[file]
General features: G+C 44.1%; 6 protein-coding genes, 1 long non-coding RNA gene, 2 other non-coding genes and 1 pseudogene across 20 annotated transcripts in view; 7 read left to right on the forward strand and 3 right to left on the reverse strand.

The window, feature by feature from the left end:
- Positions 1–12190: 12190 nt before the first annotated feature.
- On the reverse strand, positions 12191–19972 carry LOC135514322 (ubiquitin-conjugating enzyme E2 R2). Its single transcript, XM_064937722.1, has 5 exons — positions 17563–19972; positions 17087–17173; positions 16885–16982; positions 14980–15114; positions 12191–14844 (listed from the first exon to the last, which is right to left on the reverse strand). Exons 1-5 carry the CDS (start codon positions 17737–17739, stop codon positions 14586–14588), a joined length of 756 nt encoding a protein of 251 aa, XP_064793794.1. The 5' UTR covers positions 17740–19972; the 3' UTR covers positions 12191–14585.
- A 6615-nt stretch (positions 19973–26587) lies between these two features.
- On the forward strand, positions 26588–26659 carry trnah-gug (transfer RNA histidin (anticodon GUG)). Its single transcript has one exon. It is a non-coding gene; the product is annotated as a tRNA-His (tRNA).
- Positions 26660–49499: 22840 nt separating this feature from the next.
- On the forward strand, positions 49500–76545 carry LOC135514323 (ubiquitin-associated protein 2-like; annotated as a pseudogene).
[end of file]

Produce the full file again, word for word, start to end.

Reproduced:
General features: G+C 44.1%; 6 protein-coding genes, 1 long non-coding RNA gene, 2 other non-coding genes and 1 pseudogene across 20 annotated transcripts in view; 7 read left to right on the forward strand and 3 right to left on the reverse strand.

The window, feature by feature from the left end:
- Positions 1–12190: 12190 nt before the first annotated feature.
- On the reverse strand, positions 12191–19972 carry LOC135514322 (ubiquitin-conjugating enzyme E2 R2). Its single transcript, XM_064937722.1, has 5 exons — positions 17563–19972; positions 17087–17173; positions 16885–16982; positions 14980–15114; positions 12191–14844 (listed from the first exon to the last, which is right to left on the reverse strand). Exons 1-5 carry the CDS (start codon positions 17737–17739, stop codon positions 14586–14588), a joined length of 756 nt encoding a protein of 251 aa, XP_064793794.1. The 5' UTR covers positions 17740–19972; the 3' UTR covers positions 12191–14585.
- A 6615-nt stretch (positions 19973–26587) lies between these two features.
- On the forward strand, positions 26588–26659 carry trnah-gug (transfer RNA histidin (anticodon GUG)). Its single transcript has one exon. It is a non-coding gene; the product is annotated as a tRNA-His (tRNA).
- Positions 26660–49499: 22840 nt separating this feature from the next.
- On the forward strand, positions 49500–76545 carry LOC135514323 (ubiquitin-associated protein 2-like; annotated as a pseudogene).